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Thread: Medieval and Anglo Saxon Recipes

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    Medieval and Anglo Saxon Recipes

    A Jellie of Fyshe
    Serves 6

    Ms. Berriedale-Johnson explains that elaborate and highly decorative
    jellies were "the delight of the artistic medieval cook, often enhanced
    with edible gold and silver."

    225 g (8 oz) hake, cod, haddock, or other well-flavored white fish
    3 scallops
    75 g (3 oz) prawns (shrimp)
    2 onions, roughly sliced
    1 tablespoon white wine vinegar
    25g (1 oz) ginger root, peeled and finely chopped
    1/3 teaspoon sea salt, 1/4 teaspoon white pepper
    450mL (15 fl oz, 2 cups) each white wine and water
    20g (3/4 oz) gelatine

    Put the white fish in a pan with the onions, vinegar, ginger root,
    spices, wine and water. Bring it gently to the boil and simmer for 10
    minutes. Add the scallops and prawns and cook for a further 3 minutes.
    Remove the fish; bone and skin the white fish and set it all aside.
    Strain the cooking juices and set aside to cool for several hours by
    which time a lot of the sediment will have settled in the bottom of the
    bowl. Carefully pour off the juices, leaving the sediment, and then
    strain several times through a clean teacloth. You should have
    appoximately 750mL (25 fl oz, 3 cups) of liquid left. Melt 20g (3/4 oz)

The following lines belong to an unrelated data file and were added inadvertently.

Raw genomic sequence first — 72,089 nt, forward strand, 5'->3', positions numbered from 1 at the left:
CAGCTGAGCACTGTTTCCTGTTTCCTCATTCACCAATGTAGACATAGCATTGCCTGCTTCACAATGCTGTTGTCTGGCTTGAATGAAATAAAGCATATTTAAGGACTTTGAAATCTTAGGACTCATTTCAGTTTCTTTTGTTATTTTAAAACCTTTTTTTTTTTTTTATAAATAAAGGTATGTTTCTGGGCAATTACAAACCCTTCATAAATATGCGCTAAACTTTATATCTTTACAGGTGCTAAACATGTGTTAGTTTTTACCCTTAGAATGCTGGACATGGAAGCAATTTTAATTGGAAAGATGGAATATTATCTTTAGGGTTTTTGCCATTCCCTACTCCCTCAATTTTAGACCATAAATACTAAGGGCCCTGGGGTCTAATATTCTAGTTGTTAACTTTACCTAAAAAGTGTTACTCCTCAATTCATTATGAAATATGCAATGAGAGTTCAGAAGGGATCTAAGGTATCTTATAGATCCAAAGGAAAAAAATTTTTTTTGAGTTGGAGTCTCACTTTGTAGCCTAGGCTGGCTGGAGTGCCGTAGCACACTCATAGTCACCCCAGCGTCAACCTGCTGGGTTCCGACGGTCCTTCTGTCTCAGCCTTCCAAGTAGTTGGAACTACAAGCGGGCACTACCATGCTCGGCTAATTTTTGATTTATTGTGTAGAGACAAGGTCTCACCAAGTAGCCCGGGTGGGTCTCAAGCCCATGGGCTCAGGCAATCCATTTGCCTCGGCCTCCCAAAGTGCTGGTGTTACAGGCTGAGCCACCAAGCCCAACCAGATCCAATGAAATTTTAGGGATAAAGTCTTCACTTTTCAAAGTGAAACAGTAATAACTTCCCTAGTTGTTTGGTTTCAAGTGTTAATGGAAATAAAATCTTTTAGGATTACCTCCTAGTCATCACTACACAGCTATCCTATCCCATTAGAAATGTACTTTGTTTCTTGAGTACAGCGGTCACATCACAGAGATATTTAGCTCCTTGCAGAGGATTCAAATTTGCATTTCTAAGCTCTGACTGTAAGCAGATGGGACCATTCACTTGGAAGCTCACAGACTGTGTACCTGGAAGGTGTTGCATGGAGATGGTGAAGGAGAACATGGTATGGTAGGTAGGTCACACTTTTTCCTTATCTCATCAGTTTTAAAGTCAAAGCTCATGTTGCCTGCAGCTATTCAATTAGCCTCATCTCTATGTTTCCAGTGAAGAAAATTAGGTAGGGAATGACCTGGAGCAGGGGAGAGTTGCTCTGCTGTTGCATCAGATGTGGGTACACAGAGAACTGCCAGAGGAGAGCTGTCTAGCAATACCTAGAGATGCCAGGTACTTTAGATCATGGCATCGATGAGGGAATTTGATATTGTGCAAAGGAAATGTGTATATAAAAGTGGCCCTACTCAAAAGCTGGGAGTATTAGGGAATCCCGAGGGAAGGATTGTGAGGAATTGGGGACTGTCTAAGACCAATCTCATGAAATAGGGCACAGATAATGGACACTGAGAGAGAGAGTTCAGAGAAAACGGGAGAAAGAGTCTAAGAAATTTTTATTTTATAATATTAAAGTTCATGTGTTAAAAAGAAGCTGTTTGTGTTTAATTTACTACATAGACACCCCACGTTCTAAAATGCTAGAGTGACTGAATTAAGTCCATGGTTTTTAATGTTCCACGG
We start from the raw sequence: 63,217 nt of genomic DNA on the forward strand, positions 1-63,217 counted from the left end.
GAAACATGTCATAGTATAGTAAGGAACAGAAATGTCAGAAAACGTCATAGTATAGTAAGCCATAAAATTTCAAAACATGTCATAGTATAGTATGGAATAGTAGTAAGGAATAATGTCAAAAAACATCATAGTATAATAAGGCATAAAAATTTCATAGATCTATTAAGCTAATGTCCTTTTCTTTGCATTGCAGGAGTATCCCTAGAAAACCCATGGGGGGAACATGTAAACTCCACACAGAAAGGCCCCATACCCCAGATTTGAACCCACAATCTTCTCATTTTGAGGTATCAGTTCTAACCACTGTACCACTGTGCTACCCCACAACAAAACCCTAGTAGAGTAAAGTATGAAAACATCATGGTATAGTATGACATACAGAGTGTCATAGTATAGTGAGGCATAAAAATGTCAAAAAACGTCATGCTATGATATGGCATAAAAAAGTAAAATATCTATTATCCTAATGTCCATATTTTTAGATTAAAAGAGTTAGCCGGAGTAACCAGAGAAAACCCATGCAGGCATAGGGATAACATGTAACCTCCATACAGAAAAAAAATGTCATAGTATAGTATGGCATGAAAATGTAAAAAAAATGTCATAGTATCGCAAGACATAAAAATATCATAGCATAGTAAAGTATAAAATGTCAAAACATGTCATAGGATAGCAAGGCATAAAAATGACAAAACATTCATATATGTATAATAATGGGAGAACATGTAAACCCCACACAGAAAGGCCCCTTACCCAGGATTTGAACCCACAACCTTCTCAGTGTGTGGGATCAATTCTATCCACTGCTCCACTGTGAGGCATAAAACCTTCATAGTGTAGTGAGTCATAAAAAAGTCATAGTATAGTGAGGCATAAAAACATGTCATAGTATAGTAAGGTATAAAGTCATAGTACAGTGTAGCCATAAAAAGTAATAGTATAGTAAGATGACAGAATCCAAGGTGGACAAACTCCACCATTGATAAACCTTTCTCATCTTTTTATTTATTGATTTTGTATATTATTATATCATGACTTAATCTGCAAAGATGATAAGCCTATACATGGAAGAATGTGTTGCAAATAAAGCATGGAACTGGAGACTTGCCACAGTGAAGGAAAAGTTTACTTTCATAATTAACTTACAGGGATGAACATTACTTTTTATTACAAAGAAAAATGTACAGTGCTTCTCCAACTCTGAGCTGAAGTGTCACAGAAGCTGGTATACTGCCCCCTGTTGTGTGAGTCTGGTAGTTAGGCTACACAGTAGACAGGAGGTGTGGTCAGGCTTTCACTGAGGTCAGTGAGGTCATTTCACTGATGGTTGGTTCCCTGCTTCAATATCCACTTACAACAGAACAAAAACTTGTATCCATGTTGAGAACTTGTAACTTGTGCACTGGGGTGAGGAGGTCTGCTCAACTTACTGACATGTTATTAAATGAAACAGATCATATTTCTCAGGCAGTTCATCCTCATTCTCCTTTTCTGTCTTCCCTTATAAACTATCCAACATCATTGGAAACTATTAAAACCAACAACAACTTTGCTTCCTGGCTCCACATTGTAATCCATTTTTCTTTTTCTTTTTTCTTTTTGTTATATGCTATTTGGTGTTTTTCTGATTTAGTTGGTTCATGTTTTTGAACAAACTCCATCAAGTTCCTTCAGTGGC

of gelatine in a little of the liquid, cool it to room temperature, then
    mix it into the rest of the juices.

    Pour a thin layer 1 cm (1/2 inch) of the juice into the bottom of a 1.2
    liter (2 pint, 5 cup) souffle dish or fish mold and put it in the fridge
    to set. Flake the white fish into smallish flakes; remove the coral from
    the scallops and cut the white flesh into three of four pices. Once the
    jelly is firm, arrange the most decorative of the fish in the bottom of
    the dish-- some scallop coral in the middle, prawns around the outsides,
    flakes of white fish in between or however you feel inspired. Spoon a
    little more of the juice and return it to the fridge to set. Continue to
    layer the fish in the mould, setting each layer with a covering of juice
    until you have used up all the fish and juices. Leave the jelly to set
    for at least 4 hours in a fridge. Unmold and decorate with fresh herbs;
    serve as a starter.


    Crustade of Chicken and Pigeon
    Serves 6

    225-350g (8-12oz) wholemeal or wholewheat pastry (depending on whether
    you want a lid on your crustade)
    1 pigeon
    2 chicken joints (2 breasts or 2 whole legs)
    150mL (f fl oz, 2/3 cup) dry white wine
    several grinds of black pepper
    4 cloves
    15 g (1/2 oz) butter
    50g (2oz) mushrooms, roughly chopped
    25g (1oz) raisins
    3 large eggs
    salt, pepper, and 1/2 teaspoon ground ginger

    Roll out 225g (8 oz) of the pastry and line a 20cm (8 inch) flan dish;
    back the crust blind.

    Put the pigeon in a pot with the stock, wine, pepper and cloves and cook
    very slowly for an hour. Add the chicken and continue to cook for a
    further 45 minutes or till the meat of both birds is really tender.
    Meanwhile cook the mushrooms lightly in the butter. Remove the birds
    from the stock and bone them. Cut the flesh into quite small pieces, mix
    it with the mushrooms and the raisins and spread them over the base of
    the flan case. Beat the eggs with a fork and season with the salt,
    pepper, and ginger. Add 240mL (8floz, 1 cup) of the cooking juices and
    pour over the meat in the flan case. If you want to have a lid, roll out
    the rest of the pastry and cover the flan. Bake it in moderate oven
    (180C, 350F, Gas Mark4) for 25 minutes if uncovered, 35 minutes if
    covered. Serve warm with a good green salad.